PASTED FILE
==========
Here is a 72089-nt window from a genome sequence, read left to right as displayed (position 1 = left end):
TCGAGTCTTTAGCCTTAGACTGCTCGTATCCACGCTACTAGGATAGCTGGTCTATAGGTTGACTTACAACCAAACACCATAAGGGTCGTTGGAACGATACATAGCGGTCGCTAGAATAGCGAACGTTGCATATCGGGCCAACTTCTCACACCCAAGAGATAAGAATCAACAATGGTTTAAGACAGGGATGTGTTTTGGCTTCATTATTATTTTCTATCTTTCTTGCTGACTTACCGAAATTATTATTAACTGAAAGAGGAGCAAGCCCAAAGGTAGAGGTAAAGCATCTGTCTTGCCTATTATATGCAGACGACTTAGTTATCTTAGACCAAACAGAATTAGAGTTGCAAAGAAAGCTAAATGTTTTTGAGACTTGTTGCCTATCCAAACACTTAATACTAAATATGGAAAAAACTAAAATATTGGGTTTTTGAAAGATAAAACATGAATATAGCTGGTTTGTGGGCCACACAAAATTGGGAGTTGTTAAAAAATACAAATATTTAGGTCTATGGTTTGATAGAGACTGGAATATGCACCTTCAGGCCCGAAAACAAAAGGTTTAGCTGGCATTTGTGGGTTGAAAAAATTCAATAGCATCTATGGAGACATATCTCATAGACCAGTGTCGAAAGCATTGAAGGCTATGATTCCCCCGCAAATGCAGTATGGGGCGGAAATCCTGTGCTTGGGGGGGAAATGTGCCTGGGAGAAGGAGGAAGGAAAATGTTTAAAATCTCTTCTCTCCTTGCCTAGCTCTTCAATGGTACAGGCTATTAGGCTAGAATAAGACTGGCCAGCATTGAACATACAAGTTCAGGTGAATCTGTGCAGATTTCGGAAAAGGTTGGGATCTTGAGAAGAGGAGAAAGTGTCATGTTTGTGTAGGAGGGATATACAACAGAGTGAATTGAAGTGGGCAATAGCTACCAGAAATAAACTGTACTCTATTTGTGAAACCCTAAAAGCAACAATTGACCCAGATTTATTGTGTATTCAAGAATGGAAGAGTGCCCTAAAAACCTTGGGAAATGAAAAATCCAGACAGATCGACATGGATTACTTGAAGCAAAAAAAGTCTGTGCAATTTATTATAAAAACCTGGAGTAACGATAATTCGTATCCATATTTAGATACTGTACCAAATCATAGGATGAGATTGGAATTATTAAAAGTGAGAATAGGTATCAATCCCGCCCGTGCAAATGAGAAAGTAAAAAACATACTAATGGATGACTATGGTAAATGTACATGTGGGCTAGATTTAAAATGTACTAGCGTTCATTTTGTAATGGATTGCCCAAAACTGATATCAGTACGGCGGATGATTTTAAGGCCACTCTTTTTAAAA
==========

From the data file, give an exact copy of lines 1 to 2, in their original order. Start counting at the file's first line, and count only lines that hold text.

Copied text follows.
Here is a 72089-nt window from a genome sequence, read left to right as displayed (position 1 = left end):
TCGAGTCTTTAGCCTTAGACTGCTCGTATCCACGCTACTAGGATAGCTGGTCTATAGGTTGACTTACAACCAAACACCATAAGGGTCGTTGGAACGATACATAGCGGTCGCTAGAATAGCGAACGTTGCATATCGGGCCAACTTCTCACACCCAAGAGATAAGAATCAACAATGGTTTAAGACAGGGATGTGTTTTGGCTTCATTATTATTTTCTATCTTTCTTGCTGACTTACCGAAATTATTATTAACTGAAAGAGGAGCAAGCCCAAAGGTAGAGGTAAAGCATCTGTCTTGCCTATTATATGCAGACGACTTAGTTATCTTAGACCAAACAGAATTAGAGTTGCAAAGAAAGCTAAATGTTTTTGAGACTTGTTGCCTATCCAAACACTTAATACTAAATATGGAAAAAACTAAAATATTGGGTTTTTGAAAGATAAAACATGAATATAGCTGGTTTGTGGGCCACACAAAATTGGGAGTTGTTAAAAAATACAAATATTTAGGTCTATGGTTTGATAGAGACTGGAATATGCACCTTCAGGCCCGAAAACAAAAGGTTTAGCTGGCATTTGTGGGTTGAAAAAATTCAATAGCATCTATGGAGACATATCTCATAGACCAGTGTCGAAAGCATTGAAGGCTATGATTCCCCCGCAAATGCAGTATGGGGCGGAAATCCTGTGCTTGGGGGGGAAATGTGCCTGGGAGAAGGAGGAAGGAAAATGTTTAAAATCTCTTCTCTCCTTGCCTAGCTCTTCAATGGTACAGGCTATTAGGCTAGAATAAGACTGGCCAGCATTGAACATACAAGTTCAGGTGAATCTGTGCAGATTTCGGAAAAGGTTGGGATCTTGAGAAGAGGAGAAAGTGTCATGTTTGTGTAGGAGGGATATACAACAGAGTGAATTGAAGTGGGCAATAGCTACCAGAAATAAACTGTACTCTATTTGTGAAACCCTAAAAGCAACAATTGACCCAGATTTATTGTGTATTCAAGAATGGAAGAGTGCCCTAAAAACCTTGGGAAATGAAAAATCCAGACAGATCGACATGGATTACTTGAAGCAAAAAAAGTCTGTGCAATTTATTATAAAAACCTGGAGTAACGATAATTCGTATCCATATTTAGATACTGTACCAAATCATAGGATGAGATTGGAATTATTAAAAGTGAGAATAGGTATCAATCCCGCCCGTGCAAATGAGAAAGTAAAAAACATACTAATGGATGACTATGGTAAATGTACATGTGGGCTAGATTTAAAATGTACTAGCGTTCATTTTGTAATGGATTGCCCAAAACTGATATCAGTACGGCGGATGATTTTAAGGCCACTCTTTTTAAAA